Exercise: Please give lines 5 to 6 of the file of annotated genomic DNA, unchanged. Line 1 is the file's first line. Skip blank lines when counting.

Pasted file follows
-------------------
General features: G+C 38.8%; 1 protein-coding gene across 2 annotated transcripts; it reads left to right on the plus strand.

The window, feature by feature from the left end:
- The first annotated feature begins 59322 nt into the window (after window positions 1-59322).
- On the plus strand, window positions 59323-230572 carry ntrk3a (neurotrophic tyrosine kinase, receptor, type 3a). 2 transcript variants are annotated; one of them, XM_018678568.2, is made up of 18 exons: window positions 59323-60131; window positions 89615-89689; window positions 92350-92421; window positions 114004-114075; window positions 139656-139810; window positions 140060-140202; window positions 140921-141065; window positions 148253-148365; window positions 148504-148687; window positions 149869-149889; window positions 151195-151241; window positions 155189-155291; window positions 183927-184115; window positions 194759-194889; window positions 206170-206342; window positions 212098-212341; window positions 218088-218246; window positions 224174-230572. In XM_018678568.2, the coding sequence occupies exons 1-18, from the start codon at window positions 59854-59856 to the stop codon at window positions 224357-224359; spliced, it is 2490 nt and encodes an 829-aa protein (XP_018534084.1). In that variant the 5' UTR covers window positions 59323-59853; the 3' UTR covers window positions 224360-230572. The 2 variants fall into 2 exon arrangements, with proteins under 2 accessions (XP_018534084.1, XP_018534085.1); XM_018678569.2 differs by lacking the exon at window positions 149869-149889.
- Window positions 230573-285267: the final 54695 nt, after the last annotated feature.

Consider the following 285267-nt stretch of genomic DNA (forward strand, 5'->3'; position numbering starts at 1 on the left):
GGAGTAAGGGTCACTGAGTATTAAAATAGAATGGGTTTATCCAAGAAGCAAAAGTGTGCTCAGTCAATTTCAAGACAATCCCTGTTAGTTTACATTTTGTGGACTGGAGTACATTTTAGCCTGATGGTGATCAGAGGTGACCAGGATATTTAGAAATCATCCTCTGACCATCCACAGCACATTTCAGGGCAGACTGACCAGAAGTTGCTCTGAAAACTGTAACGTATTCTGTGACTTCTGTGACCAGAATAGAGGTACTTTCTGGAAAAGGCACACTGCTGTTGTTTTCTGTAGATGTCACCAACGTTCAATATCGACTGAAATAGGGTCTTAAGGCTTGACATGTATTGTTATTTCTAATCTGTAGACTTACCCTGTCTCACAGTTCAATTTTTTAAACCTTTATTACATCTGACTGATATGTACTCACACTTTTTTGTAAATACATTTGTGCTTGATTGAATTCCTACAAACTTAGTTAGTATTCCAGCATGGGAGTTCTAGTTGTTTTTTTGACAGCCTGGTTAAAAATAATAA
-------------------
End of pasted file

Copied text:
- Window positions 230573-285267: the final 54695 nt, after the last annotated feature.

Consider the following 285267-nt stretch of genomic DNA (forward strand, 5'->3'; position numbering starts at 1 on the left):